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904-920

Few problems of Greek Tragedy have been more discussed than the question whether these vv., or some of them, are spurious. Arist. ( Arist. Rhet. 3. 16§ 9) quotes vv. 911, 912, and certainly had the whole passage in his text of The Soph. interpolation, then, if such it be, must have been made soon after the poet's death; and has been imputed to his son Iophon (“ ψυχρός”), or some other sorry poet; or to the actors. I confess that, after long thought, I cannot bring myself to believe that Soph. wrote 905—912: with which 904 and 913—920 are in organic unity, and must now stand or fall. Some remarks will be found in the Appendix.

The main points (to my mind) are briefly these. (1) The general validity of the divine law, as asserted in 450— 460, cannot be intelligibly reconciled with the limitation in vv. 905—907. (2) A still further limitation is involved in 911 f. She has buried her brother, not simply as such, but because, while he lived, he was an irreplaceable relative. Could she have hoped for the birth of another brother, she would not, then, have felt the duty to be so binding. (3) The composition of vv. 909—912 is unworthy of Sophocles.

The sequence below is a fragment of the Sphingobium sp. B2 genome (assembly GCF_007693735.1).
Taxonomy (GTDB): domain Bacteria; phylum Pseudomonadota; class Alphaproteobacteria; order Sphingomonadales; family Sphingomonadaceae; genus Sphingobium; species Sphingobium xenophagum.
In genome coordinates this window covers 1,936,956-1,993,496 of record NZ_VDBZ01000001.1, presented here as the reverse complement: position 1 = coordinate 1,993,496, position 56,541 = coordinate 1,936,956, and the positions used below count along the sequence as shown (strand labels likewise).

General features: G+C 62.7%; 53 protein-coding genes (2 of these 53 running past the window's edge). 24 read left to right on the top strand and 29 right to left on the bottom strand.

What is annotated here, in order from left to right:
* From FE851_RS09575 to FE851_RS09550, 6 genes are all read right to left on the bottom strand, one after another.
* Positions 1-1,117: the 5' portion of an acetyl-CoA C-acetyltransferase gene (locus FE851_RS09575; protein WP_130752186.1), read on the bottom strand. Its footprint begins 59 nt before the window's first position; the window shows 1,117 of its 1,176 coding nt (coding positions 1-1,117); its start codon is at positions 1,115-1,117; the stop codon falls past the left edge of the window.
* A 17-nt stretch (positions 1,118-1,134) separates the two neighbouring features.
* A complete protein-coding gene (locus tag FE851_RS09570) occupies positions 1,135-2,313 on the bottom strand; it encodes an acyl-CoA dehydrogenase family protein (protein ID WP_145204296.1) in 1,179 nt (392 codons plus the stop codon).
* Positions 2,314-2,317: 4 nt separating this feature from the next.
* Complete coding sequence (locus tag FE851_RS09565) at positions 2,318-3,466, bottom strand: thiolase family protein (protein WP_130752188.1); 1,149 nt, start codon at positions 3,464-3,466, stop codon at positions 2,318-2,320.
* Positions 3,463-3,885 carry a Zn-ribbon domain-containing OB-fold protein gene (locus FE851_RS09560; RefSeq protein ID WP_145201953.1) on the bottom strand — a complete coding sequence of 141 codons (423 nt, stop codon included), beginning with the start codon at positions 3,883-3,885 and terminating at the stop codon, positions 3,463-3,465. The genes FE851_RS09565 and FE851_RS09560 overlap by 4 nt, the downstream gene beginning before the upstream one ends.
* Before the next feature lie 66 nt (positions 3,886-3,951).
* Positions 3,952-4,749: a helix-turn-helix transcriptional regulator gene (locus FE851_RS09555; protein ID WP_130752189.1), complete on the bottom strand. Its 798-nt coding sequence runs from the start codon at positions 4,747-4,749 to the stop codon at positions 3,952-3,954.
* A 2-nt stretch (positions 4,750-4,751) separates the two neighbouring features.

'τίμησα (cp. “'φάνη”, 457 n.), with εὖ (last word of v., as O. C. 642), I honoured thee rightly, τοῖς φρονοῦσιν, in the judgment of the wise; ethic dat. (25 n.): cp. 514.


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hide References (4 total)
  • Commentary references from this page (4):
    • Aristotle, Rhetoric, 3.16
    • Homer, Odyssey, 24.912
    • Sophocles, Antigone, 514
    • Sophocles, Oedipus at Colonus, 642
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